Sunday, July 01, 2018

Jelly-Roll King!

Claude McKay:

"Then Banjo keyed himself up and began playing in his own wonderful wild way.
'Old Uncle Jack, the jelly roll king,
Just got back from shaking that thing!
He can shake that thing, he can shake that thing
For he's the jelly-roll king. Oh shake that thing!'"

Sunday, May 31, 2015

Subject, Not a Citizen

Willie Dixon was born in Vicksburg, Mississippi on July 1, 1915, and in the years after World War II, he would become an important figure in the development and growth of Blues, Rhythm & Blues and Rock & Roll. After performing with a succession of R&B groups, Dixon would work for Chess Records in Chicago, starting in 1951, and except for a brief period in the late 1950s, he would stay for two decades. Don Snowden, Dixon’s co author of I Am The Blues described his role there. “Dixon was a full-time employee after 1951—producing, arranging, running the studio . . . His role was so crucial that Leonard Chess would later describe him as ‘my right arm.’” His greatest impact was as a songwriter. He would pen “Hoochie Coochie Man” for Muddy Waters and “My Babe” for Little Walter. In the 1960s, his music would be recorded by The Rolling Stones (“Red Rooster”) and Led Zeppelin (“I Can’t Quit You” and others).

But before the fame and success came along, Willie Dixon was a subject of Jim Crow Mississippi. While still in his teens, Dixon was jailed in the Magnolia State for hoboing and the experience marked him. I am the Blues detailed the horrors, including his witness to a murder. “They beat this guy until blood was running out of his mouth at the cage. He died right there in his own blood and that dirt would be so hot and that dust so thick that it would burn your feet through your shoes. After they beat him, they drug him over to the side and a little breath was still life was still left in him. Where he had been bleeding out of his mouth and nose, you could see a little, bloody-colored bubble coming up from where he was breathing there. After awhile, you didn’t see them no more and they’d tell you, ‘Go bury this nigger.’”

This sort of experience was doubtless in his mind when he started receiving draft notices in 1941. Congress enacted a draft in 1940 as the country drifted towards entering World War II. Dixon decided that he would refuse to serve, and he was eventually arrested while performing in Chicago. “They came on the stage down at the Pink Poodle when the Five Breezes were playing one night, when we came back the second time. This was during the time that Japan bombed Pearl Harbor and they picked me up and put me in jail. I told them I was a conscientious-objector and that I wasn’t going to fight for nobody. . . I said I wasn’t a citizen, I was a subject. I was telling them about the 14th and 15th Amendment[s].”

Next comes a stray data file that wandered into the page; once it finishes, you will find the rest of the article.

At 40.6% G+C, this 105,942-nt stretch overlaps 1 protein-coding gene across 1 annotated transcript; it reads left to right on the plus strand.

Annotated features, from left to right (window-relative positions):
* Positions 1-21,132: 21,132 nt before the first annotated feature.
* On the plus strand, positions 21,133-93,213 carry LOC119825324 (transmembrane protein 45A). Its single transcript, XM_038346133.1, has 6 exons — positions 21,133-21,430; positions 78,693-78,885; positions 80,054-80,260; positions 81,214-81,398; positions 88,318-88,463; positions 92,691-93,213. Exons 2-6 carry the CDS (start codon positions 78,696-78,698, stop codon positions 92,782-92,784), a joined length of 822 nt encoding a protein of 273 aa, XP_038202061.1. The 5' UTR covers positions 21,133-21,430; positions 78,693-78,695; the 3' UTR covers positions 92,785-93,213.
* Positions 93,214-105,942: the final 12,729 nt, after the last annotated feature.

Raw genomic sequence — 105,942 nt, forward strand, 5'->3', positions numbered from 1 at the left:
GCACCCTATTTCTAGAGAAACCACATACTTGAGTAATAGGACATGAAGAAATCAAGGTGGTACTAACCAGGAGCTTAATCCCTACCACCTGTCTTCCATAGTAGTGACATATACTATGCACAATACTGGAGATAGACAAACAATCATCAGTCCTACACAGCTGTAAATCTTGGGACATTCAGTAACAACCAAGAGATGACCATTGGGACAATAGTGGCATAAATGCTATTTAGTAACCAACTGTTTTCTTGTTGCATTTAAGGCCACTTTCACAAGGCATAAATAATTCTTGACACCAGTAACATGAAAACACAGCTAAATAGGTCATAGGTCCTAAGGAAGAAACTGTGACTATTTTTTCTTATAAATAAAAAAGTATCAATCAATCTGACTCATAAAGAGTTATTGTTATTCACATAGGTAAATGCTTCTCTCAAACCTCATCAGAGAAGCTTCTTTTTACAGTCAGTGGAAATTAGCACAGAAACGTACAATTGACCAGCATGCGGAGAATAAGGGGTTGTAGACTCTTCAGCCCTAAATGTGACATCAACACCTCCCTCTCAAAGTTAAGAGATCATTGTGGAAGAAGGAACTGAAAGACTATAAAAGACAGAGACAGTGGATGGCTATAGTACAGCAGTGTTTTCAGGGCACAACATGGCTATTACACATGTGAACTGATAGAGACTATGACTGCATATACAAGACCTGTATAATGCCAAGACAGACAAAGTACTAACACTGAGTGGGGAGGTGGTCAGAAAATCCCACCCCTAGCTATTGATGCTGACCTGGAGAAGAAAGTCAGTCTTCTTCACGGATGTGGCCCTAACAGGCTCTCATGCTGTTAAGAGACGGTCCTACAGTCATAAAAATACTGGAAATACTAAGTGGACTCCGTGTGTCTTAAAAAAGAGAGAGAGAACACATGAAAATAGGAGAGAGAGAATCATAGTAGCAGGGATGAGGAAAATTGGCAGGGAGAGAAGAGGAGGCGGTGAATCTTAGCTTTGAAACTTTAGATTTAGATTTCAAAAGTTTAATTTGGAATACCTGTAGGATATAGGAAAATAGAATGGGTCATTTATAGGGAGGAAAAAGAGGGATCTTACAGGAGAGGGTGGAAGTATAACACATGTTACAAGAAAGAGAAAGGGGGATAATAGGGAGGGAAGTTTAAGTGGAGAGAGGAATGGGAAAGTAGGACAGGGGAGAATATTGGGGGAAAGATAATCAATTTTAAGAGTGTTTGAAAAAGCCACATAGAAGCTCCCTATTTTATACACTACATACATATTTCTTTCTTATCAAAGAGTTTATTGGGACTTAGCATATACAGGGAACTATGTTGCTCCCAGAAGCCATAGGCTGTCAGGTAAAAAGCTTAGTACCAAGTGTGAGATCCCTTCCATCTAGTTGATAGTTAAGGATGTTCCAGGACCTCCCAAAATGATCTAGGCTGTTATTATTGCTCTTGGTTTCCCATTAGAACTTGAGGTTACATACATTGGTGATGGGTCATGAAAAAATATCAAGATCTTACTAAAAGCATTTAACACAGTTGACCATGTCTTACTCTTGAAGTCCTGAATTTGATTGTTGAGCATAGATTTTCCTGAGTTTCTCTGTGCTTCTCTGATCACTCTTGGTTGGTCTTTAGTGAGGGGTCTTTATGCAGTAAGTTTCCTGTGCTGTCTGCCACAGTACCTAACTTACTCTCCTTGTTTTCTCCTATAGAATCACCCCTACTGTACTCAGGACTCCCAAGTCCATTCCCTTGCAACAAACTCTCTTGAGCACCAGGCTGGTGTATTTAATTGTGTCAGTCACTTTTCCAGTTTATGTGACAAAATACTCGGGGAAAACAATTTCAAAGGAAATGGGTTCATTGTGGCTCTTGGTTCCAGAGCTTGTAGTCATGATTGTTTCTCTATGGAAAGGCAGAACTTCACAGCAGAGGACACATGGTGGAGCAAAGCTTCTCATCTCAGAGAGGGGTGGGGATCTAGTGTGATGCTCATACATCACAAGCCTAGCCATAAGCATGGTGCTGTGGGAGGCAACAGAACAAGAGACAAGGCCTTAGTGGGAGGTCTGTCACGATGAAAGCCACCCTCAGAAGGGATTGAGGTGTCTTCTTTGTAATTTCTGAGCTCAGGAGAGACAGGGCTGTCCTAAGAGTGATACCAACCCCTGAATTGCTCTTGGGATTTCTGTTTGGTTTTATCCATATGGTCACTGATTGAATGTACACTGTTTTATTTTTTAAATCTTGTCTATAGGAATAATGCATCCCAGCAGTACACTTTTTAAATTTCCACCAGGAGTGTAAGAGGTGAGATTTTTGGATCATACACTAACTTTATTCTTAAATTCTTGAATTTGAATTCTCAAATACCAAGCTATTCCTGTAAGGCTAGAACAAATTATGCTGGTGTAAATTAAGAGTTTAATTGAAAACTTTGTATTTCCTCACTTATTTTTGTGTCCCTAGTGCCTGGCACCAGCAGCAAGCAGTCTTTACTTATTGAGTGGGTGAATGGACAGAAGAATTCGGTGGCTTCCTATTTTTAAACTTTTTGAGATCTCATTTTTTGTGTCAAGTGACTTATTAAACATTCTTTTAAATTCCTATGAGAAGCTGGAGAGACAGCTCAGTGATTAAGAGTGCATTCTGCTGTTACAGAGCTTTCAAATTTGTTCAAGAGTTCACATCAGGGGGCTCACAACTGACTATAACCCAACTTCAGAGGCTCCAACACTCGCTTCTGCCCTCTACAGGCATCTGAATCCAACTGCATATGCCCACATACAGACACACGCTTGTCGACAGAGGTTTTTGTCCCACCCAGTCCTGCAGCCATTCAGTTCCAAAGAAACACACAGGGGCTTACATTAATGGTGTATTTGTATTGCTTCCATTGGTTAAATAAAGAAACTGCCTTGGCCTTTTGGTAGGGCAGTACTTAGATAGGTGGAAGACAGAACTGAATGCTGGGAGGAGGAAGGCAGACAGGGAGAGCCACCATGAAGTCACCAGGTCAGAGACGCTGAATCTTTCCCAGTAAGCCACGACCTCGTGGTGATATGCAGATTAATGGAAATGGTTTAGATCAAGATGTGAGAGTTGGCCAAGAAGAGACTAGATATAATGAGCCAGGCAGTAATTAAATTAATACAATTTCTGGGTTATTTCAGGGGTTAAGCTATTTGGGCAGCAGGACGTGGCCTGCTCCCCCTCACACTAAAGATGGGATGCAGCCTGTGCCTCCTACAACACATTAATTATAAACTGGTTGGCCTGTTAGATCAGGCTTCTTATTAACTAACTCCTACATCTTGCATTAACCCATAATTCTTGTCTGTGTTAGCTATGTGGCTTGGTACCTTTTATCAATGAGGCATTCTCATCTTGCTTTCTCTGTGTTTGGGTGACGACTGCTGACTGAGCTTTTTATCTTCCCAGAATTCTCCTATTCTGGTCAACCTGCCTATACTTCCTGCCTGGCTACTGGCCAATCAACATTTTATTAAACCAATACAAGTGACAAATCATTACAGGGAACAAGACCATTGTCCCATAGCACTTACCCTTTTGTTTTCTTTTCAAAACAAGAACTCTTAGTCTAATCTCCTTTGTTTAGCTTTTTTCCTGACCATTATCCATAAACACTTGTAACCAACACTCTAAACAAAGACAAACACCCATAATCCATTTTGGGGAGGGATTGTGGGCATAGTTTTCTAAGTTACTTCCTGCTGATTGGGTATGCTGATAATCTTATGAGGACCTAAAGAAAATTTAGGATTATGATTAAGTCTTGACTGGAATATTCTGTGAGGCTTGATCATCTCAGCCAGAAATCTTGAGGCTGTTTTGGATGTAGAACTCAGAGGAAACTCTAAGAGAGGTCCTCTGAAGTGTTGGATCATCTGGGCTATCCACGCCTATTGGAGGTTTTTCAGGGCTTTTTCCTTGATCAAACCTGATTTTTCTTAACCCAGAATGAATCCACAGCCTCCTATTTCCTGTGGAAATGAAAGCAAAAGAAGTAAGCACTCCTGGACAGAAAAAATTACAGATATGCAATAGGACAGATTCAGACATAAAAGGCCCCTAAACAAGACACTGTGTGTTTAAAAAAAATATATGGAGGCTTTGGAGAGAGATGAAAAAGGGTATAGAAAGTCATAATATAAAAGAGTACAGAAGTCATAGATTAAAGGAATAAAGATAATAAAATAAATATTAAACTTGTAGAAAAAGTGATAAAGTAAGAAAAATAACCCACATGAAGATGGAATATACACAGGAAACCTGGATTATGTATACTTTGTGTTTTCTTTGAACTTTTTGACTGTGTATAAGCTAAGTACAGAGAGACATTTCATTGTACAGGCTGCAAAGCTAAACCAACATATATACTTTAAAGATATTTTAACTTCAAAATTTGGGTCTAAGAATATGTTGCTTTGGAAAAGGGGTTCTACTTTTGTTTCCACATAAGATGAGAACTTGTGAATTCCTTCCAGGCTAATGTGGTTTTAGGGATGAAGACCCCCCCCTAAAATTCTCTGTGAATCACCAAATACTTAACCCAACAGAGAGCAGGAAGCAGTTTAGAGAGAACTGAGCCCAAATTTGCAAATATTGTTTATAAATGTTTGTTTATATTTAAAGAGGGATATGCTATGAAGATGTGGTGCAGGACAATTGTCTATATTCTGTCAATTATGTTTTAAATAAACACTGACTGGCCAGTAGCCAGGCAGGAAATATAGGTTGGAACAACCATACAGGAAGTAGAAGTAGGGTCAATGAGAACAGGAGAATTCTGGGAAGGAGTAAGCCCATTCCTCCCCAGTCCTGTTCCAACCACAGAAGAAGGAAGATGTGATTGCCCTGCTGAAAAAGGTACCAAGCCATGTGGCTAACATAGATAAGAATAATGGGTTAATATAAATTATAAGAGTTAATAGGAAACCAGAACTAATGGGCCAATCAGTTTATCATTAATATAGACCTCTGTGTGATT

After nearly a year in jail, Dixon was released and declared unfit for service. His memoir lists his classification as “5-F” which probably should have been 4-F.

I don’t know how widely (if at all) this type of protest was made by other black men during World War II, but Dixon wasn’t the only person to feel the way he did. Harlem Renaissance journalist and Black No More author, George Schuyler also opposed African American participation as Oscar R. Williams wrote in George S. Schuyler: Portrait of a Black Conservative. “Schuyler’s reasons for opposing African American participation in World War II were primarily rooted in his firsthand experience with racism while serving in the army during World War I. ‘I saw what was done to the Negro during the last war and I heard a lot more than I saw,’ he wrote. ‘I consider the Negro’s treatment during that period unforgivable and indefensible. I foresee that his treatment during the next war will be the same.’”

Ironically, this prominent draft-resister’s widest exposure would come during the inaugural celebration George H.W. Bush, after the latter’s vapid Flag Factory/ACLU Card/Willie Horton campaign of 1988.

Tuesday, March 26, 2013

Records & Rarities

I have owned records for more than forty years now, though I only became a serious collector about three years ago. The longest continuing record in my collection is the LP Moonlight Feels Right by Starbuck, that I bought in 1976. I still purchase and listen to LPs but I "collect" 45 rpm records in the sense that I'm always looking for rare and unusual artists, labels and songs in that format, and I have little difficulty finding them, mostly at a trio of local records stores in Knoxville.

The embedded playlist below has videos of a few of my favorite rarities. Some of them feature recognizable songs, including one co-written by Merle Haggard and another made famous by Jim Reeves. A few of them were from labels based in East Tennessee and presumably received only a regional release.